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Market Volatility...What Does it Mean?


Yesterday continued a roller coaster week in the global equity markets. The S&P 500 index alone fell 3.75%. This comes after falling 4% this past Monday, only to turn around and increase by nearly 2% on Tuesday. This doesn’t even take into account the significant intra-day swings that have been taking place. In times of market volatility such as these, many clients ask us “what is going on?” The short answer is…likely, several things.

  1. As mentioned in our previous market commentary, the interest rate yield on 10-year treasury bonds continues to rise, indicating that the market is reacting to strong wage data coming from the U.S. Bureau of Labor Statistics with concerns about inflationary pressures. This, in turn, has stoked a belief among some investors that the Federal Reserve Board may move to increase the fed funds borrowing rate more aggressively than anticipated. Such an increase in rates drives up the cost of borrowing for companies, making capital more expensive to come by. This leads to the underlying concern that such an increase in the cost of obtaining capital could have a negative effect on earnings moving forward. Our view is that these concerns may be overstated. 1

  2. In the past week, the Dow Jones Industrial Average twice has seen drops of over 1,000 points in a single day. Seeing a number of that size can stoke fear and panic in the minds of many lay investors. This can lead to panic selling as some people view the market as a game of musical chairs and don’t want to be “left without a chair when the music stops,” so to speak. Their fears incite worry in them that the market could “go to zero” and they could “lose everything.” So they panic sell, further exacerbating the market volatility. The market is made up of many millions of people, all with their own emotions and fears. Unfortunately, many people react to those fears without sober reflection upon market fundamentals and without remembering to focus on the long term.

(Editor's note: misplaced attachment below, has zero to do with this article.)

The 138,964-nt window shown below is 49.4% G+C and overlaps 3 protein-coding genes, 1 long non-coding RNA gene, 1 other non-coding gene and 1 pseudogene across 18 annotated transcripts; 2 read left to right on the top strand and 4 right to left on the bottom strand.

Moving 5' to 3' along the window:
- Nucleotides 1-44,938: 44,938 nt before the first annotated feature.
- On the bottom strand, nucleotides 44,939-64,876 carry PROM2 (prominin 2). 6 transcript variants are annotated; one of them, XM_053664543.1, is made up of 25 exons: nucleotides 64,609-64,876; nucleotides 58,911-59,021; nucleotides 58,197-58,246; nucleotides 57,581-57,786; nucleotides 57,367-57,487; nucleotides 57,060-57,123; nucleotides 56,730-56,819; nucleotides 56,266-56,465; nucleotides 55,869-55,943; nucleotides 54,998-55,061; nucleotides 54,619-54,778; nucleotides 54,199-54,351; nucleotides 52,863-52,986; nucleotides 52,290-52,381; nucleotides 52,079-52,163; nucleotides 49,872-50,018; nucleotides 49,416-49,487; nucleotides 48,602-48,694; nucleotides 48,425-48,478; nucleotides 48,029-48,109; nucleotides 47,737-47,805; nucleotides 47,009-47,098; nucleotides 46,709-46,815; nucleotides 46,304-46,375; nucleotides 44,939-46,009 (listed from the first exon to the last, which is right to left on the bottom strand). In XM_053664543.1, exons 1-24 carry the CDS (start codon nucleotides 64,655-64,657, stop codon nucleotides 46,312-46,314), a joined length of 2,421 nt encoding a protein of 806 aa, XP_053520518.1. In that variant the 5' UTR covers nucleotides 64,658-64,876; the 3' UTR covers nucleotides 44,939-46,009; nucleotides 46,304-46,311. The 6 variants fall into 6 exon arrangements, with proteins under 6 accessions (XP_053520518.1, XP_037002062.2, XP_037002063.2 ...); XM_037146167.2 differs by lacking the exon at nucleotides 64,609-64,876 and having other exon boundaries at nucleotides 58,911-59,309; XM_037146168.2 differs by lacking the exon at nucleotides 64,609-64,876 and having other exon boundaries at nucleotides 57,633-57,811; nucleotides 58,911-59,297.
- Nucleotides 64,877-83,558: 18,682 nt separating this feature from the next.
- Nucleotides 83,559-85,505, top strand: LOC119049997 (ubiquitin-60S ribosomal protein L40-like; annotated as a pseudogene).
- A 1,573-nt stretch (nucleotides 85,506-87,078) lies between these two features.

3. In times of market volatility, many computerized trading algorithms are triggered as they seize upon market volatility to make money, essentially upon the fears of other investors that panic sell. 2 While such a prospect itself may incite fear among some who read this, it’s important to remember that such computerized algorithms work only to expose near-term market swings due to panic selling. They do not work against those who calmly remain invested and focused on the long-term because there is nothing for them to exploit in such a situation. Eventually, logic reasserts itself over fear and the focus returns to market fundamentals over the long term, as more and more investors identify value and the buyers again outnumber the sellers.

  4. As mentioned in our previous market commentary, a market pullback and/or correction has been possible (to put it mildly) for some time now. Nobody knew exactly when it would happen, only that it was likely to eventually happen. The bull market had been on an unprecedented run recently, with an unheard of 448 days passing without a 3% pullback in the market. This had never happened in the history of the S&P 500 before now. 3 Our observation is that the correction that we’re seeing is healthy, and has been due for some time. To us, this is an indication that the markets are working properly, taking time to digest the extended period of market gains. Corporate earnings continue to be strong, and the economic data being published is indicative of productivity gains rather than inflation. 4

The S&P 500 index is off 10.2% from its all-time high on January 26, 2018. 5 This is considered “correction” territory in investing parlance.  In the post-WWII era, there have been 55 corrections, averaging one about every 16-17 months. 6 So, this is normal market behavior. Some might say, “well that’s all well and good but when will the correction end?” And there’s the rub…nobody knows the answer to that question for certain. Historically, some have lasted for a mere 3 days while others have lasted for over a year.

Our encouragement to clients is that each client’s asset allocation plan has been carefully constructed with the long-term in mind, taking into account the inevitable market corrections that occur over time.  Panicked selling often leads to missing out when the market rebounds, as history demonstrates that it eventually does. 7

As always, please feel free to contact us with any questions.  Have a great Friday!

David B. Kearns
Clayton S. Johnson
Dori Riddle
Lauren J. Cantwell